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3/29/2003 Que Paso Pinnacle aboard Unknown Boat by Nick Radov -- [View this report only]
Bottom Team: Peter Gelbman, Nick Radov
Visibility: 6' - 40' Time:11:00 AM
Temp: 49F Surge: 4'
Max Depth: 128FSW Avg Depth: 110FSW
Bottom Time: 0:30 Total Time: 0:54
Bottom Gases: 30/30Deco Gases:EAN50
Backgas Config: Double LP80,LP104Deco Tanks:AL40,AL80
Deco Profile:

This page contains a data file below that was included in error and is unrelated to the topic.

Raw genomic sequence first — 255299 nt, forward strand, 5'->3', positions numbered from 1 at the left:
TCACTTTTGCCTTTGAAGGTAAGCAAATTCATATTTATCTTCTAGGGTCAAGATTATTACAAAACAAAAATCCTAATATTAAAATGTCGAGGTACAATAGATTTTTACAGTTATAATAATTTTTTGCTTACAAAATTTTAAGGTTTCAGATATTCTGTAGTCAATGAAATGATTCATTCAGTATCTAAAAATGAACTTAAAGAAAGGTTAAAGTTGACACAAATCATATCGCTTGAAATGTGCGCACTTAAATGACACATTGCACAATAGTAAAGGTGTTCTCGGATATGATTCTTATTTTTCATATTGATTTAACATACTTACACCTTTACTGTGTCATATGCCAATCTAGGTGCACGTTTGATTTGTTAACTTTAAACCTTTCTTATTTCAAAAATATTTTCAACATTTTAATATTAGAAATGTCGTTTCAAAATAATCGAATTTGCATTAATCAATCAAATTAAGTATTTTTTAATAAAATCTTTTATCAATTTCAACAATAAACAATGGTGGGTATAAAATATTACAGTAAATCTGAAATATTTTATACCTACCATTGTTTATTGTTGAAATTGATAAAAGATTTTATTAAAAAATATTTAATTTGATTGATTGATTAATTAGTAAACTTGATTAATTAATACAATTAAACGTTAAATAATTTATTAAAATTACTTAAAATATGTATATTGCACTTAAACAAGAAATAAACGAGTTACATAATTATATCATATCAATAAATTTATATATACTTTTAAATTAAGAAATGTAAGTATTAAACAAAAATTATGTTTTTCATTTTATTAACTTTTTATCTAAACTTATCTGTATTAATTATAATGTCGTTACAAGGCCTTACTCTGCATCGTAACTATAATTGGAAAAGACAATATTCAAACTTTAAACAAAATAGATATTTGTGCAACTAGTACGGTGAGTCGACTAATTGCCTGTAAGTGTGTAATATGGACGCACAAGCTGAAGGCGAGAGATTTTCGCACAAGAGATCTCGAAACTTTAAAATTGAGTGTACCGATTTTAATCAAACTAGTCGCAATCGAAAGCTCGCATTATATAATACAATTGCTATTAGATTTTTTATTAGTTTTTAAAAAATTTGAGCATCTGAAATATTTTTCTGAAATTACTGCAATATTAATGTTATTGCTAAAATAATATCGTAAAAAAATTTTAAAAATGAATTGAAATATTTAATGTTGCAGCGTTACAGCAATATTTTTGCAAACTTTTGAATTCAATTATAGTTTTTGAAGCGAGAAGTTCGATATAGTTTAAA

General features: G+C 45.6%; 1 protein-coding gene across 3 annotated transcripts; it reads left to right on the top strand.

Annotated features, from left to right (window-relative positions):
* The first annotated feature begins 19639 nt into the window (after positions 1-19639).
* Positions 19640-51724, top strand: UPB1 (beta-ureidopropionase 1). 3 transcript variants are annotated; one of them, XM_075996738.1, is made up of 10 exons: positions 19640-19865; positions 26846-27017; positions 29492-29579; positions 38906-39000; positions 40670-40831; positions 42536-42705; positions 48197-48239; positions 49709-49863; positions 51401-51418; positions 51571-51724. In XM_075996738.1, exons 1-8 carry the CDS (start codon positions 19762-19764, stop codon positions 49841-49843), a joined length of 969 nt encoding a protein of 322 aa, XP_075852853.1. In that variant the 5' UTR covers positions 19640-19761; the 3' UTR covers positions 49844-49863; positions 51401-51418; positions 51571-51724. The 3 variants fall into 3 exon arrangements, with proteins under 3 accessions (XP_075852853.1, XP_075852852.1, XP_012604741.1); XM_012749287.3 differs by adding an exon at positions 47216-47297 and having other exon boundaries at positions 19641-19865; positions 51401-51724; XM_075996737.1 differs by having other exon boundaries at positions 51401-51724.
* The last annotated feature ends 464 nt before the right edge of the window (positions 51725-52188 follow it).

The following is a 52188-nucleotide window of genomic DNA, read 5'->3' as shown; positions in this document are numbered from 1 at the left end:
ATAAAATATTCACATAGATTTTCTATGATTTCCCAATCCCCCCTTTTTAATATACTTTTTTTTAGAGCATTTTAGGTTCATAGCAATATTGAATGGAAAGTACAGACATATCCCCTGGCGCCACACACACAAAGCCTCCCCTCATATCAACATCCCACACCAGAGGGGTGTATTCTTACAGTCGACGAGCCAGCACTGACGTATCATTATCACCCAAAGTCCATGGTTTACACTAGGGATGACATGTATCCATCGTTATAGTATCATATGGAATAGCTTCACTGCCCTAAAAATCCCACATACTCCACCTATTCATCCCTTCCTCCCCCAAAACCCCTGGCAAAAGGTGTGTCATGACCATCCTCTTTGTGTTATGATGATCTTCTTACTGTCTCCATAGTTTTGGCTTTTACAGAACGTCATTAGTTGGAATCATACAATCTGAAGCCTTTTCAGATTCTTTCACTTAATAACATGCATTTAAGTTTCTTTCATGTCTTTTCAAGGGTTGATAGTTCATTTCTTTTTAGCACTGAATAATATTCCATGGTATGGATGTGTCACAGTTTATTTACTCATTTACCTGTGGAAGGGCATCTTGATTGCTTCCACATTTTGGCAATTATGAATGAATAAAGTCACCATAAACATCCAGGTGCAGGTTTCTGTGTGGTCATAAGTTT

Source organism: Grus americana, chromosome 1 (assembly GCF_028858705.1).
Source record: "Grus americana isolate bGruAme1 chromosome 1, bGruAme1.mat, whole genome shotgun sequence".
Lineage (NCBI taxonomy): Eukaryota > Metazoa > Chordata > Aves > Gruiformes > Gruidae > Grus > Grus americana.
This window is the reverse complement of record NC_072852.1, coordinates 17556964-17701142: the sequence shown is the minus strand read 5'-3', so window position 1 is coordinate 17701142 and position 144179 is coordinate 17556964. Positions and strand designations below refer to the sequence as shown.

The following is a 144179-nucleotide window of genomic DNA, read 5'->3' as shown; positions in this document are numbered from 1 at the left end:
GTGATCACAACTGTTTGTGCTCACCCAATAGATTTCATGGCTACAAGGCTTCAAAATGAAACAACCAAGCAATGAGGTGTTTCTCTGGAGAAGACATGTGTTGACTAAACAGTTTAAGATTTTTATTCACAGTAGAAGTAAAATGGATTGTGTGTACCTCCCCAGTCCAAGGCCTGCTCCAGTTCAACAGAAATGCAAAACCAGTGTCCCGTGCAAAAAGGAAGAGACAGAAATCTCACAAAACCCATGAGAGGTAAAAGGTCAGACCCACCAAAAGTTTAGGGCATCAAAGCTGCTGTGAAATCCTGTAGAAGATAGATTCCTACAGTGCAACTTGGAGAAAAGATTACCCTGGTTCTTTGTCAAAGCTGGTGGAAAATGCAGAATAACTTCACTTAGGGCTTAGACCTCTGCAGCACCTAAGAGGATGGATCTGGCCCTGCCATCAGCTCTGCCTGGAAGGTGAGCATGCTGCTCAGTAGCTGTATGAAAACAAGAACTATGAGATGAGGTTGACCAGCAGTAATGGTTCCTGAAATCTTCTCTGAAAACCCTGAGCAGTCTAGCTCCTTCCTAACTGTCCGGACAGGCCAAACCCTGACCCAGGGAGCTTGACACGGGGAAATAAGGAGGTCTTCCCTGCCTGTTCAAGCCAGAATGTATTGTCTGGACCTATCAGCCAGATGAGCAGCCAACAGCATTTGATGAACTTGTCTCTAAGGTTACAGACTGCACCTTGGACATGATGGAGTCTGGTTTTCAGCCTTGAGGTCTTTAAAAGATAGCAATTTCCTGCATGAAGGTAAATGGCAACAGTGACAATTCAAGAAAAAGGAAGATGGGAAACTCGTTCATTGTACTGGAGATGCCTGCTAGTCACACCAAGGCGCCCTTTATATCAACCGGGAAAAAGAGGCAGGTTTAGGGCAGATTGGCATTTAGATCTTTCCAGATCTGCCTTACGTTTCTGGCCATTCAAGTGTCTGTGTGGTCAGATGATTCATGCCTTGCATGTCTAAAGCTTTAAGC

There was a strong surface current running so we had to pull down the anchor line during the first part. In the shallow area on top of the pinnacle visibility was poor and surge was strong but conditions deep were far better. We swam along the wall on the south side of the pinnacle and saw a cowrie shell, some metridiums, and a patch of hydrocoral. Passed Sami, Clinton, and John on the way out as they were coming back and then turned around and trailed them a few minutes later. At about 125ft on the wall we ran across a giant pacific octopus. Woo hoo! That was my first time seeing one underwater and it was a really impressive sight. At first I didn't realize what it was since the coloring blended in with the rocks so well; I just saw its left water intake flashing open and closed. But when we got up close there was no mistaking it. The size wasn't as large as they get in Pudget Sound but still pretty good for this area; its head looked bigger than my head. Unfortunately we couldn't hang around and watch it very long as we were running out of bottom time and were near the depth limit for our mix (back gas was actually only 27% oxygen after topping off but 30/30 was the closest option on this form). This time we did make it back to the anchor line and I spotted a kelp greenling just before we started ascending. The current wasn't too bad so we were able to hold in place by just finning slowly. My right drysuit boot was leaking badly but luckily I just bought a new Thinsulate undergarment and that kept me warm enough throughout the deco. Back on the boat Capt. Phil said that octopus has been hanging around the pinnacle for at least a couple of months so if you dive there keep a close eye out.